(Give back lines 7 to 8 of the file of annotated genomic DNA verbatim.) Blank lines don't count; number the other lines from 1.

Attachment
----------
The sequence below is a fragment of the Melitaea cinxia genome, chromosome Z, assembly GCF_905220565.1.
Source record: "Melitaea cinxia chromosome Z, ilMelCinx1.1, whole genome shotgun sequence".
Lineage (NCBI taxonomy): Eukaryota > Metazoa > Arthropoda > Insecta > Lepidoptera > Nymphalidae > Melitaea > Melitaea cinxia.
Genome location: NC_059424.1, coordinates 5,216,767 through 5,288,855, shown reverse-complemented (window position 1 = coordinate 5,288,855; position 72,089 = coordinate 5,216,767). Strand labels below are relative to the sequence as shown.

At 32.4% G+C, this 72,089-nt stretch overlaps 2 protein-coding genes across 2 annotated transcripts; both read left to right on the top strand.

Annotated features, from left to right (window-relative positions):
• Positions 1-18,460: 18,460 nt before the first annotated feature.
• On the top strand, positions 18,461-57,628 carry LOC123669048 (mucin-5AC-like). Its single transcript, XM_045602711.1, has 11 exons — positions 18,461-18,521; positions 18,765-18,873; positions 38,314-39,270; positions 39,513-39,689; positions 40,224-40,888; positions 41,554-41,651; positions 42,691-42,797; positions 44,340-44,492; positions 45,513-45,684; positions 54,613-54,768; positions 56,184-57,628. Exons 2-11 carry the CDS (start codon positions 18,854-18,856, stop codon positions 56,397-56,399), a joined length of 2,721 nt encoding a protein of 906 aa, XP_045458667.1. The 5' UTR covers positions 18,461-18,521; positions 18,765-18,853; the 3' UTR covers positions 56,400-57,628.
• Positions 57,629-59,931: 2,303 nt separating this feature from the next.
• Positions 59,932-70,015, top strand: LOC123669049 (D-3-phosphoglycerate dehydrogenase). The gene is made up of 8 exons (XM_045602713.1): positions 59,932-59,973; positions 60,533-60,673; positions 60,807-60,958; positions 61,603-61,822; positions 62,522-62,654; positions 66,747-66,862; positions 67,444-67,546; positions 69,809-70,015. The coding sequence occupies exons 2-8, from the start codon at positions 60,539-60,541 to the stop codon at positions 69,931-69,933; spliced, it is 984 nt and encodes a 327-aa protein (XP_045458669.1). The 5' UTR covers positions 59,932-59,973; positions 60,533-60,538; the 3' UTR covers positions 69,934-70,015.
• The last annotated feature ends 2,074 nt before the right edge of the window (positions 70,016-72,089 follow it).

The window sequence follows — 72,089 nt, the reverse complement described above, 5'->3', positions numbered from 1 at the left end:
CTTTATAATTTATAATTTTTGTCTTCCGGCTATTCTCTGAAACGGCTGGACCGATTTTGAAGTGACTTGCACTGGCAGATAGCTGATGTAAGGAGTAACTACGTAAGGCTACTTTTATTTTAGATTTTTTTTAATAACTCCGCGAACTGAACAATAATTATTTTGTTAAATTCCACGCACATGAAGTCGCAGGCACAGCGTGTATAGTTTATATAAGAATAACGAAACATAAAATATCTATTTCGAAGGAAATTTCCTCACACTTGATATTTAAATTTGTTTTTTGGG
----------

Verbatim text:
• Positions 1-18,460: 18,460 nt before the first annotated feature.
• On the top strand, positions 18,461-57,628 carry LOC123669048 (mucin-5AC-like). Its single transcript, XM_045602711.1, has 11 exons — positions 18,461-18,521; positions 18,765-18,873; positions 38,314-39,270; positions 39,513-39,689; positions 40,224-40,888; positions 41,554-41,651; positions 42,691-42,797; positions 44,340-44,492; positions 45,513-45,684; positions 54,613-54,768; positions 56,184-57,628. Exons 2-11 carry the CDS (start codon positions 18,854-18,856, stop codon positions 56,397-56,399), a joined length of 2,721 nt encoding a protein of 906 aa, XP_045458667.1. The 5' UTR covers positions 18,461-18,521; positions 18,765-18,853; the 3' UTR covers positions 56,400-57,628.